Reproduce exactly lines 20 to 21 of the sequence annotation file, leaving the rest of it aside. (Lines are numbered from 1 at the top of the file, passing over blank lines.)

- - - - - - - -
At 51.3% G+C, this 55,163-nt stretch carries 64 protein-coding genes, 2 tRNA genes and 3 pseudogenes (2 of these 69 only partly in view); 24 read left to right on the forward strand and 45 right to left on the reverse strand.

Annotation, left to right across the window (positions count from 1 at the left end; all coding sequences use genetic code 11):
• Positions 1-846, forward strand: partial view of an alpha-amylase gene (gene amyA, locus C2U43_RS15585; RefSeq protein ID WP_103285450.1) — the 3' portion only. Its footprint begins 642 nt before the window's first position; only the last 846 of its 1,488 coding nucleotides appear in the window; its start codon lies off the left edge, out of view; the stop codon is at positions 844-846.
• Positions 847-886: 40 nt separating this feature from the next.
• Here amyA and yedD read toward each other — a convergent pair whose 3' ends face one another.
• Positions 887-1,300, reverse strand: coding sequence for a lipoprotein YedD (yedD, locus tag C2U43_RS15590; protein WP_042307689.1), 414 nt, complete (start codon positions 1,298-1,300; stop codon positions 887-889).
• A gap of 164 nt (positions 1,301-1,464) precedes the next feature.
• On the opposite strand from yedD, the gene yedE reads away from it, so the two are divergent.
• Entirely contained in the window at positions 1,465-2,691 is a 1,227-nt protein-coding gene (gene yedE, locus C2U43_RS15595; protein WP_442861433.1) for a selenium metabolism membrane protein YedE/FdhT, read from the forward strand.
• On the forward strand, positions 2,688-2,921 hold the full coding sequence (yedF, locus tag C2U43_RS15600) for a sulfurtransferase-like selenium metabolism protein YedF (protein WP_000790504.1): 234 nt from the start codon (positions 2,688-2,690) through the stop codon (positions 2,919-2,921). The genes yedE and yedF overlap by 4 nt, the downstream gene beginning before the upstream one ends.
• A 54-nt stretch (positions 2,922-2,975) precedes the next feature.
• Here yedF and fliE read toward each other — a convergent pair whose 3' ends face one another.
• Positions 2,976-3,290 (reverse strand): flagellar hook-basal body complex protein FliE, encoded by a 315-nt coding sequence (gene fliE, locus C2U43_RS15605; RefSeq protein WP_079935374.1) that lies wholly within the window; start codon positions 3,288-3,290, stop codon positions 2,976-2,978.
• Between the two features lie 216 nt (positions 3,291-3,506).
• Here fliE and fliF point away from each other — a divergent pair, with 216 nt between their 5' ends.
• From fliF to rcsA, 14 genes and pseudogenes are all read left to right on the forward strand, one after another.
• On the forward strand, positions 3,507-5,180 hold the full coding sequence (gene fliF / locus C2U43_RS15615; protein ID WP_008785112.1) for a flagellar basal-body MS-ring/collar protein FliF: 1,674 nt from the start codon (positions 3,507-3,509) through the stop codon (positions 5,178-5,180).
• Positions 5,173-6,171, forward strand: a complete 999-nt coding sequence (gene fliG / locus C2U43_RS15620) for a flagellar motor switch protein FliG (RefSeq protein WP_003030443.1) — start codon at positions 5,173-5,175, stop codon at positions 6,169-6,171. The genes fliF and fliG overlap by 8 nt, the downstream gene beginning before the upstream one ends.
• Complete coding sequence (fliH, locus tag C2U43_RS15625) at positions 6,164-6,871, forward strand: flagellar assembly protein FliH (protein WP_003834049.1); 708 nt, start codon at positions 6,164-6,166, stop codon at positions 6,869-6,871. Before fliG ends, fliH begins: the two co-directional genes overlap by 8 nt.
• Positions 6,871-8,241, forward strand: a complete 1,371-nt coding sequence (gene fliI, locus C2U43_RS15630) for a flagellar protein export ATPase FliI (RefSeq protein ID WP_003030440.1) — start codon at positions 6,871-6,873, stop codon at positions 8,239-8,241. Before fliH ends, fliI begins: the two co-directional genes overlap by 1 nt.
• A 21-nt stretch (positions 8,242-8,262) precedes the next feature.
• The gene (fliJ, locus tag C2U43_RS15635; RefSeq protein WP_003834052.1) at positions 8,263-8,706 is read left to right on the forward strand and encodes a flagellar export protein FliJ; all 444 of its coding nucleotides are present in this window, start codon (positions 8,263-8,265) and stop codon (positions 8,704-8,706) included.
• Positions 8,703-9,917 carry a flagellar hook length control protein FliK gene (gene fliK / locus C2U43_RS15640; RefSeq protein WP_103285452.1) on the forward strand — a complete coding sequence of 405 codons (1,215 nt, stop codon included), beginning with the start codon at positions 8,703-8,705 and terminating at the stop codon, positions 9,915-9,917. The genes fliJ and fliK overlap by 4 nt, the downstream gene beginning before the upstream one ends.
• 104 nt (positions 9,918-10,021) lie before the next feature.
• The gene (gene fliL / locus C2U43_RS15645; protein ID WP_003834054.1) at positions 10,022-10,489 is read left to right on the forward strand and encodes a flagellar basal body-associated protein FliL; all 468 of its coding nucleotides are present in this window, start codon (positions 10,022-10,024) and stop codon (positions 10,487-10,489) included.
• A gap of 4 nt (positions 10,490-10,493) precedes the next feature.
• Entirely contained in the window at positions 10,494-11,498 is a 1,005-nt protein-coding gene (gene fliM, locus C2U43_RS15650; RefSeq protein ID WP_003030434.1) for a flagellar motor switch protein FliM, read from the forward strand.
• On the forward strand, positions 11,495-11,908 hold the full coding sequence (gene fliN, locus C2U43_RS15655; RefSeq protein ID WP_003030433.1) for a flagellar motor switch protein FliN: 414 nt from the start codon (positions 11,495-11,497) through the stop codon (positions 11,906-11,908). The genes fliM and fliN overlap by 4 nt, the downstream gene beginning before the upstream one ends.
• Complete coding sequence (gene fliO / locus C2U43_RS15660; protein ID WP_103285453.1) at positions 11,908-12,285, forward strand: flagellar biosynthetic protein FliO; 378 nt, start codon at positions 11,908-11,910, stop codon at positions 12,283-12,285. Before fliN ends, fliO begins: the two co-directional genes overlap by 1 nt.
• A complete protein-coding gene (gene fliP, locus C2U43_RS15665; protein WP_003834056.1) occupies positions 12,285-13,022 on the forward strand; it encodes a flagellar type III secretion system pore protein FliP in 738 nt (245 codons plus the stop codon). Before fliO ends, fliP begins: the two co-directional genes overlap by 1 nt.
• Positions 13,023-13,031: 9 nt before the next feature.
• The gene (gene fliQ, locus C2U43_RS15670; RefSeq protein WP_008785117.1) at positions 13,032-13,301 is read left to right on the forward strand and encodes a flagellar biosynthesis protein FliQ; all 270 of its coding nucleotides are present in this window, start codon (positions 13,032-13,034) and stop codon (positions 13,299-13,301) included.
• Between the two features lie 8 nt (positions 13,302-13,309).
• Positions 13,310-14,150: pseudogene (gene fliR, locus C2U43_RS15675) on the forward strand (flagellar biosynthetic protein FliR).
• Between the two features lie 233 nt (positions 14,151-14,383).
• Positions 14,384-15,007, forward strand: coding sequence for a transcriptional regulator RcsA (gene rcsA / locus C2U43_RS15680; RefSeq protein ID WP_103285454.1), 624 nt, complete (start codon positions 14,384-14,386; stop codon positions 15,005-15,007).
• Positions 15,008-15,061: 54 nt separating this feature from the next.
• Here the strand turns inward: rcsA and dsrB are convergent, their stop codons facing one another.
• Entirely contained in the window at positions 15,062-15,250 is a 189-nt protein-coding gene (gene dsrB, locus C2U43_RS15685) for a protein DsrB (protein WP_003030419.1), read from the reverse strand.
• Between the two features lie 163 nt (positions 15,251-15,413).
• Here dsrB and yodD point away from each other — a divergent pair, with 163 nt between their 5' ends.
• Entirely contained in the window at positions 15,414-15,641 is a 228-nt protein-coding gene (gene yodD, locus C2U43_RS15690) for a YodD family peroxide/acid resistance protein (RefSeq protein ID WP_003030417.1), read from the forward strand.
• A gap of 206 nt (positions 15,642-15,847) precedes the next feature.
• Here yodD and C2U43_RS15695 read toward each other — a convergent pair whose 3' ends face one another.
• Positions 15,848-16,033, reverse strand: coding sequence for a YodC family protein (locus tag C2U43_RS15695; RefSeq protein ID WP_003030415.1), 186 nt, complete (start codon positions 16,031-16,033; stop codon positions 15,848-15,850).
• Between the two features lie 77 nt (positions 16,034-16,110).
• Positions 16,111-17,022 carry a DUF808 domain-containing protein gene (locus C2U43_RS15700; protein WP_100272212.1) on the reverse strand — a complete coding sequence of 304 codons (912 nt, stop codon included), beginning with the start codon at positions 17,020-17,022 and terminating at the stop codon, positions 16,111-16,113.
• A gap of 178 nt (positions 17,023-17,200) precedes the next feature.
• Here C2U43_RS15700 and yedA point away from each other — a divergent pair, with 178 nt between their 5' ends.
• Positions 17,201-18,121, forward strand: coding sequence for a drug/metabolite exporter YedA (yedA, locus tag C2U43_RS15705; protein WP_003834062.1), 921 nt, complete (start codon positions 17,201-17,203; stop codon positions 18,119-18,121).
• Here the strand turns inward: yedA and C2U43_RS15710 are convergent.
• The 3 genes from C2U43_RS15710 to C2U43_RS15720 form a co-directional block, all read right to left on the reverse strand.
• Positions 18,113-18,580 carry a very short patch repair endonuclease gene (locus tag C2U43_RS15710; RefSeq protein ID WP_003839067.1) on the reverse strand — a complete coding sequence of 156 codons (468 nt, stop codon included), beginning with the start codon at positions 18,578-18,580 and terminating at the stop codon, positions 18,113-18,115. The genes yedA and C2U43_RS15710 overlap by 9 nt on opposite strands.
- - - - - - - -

• Positions 6,871-8,241, forward strand: a complete 1,371-nt coding sequence (gene fliI, locus C2U43_RS15630) for a flagellar protein export ATPase FliI (RefSeq protein ID WP_003030440.1) — start codon at positions 6,871-6,873, stop codon at positions 8,239-8,241. Before fliH ends, fliI begins: the two co-directional genes overlap by 1 nt.
• A 21-nt stretch (positions 8,242-8,262) precedes the next feature.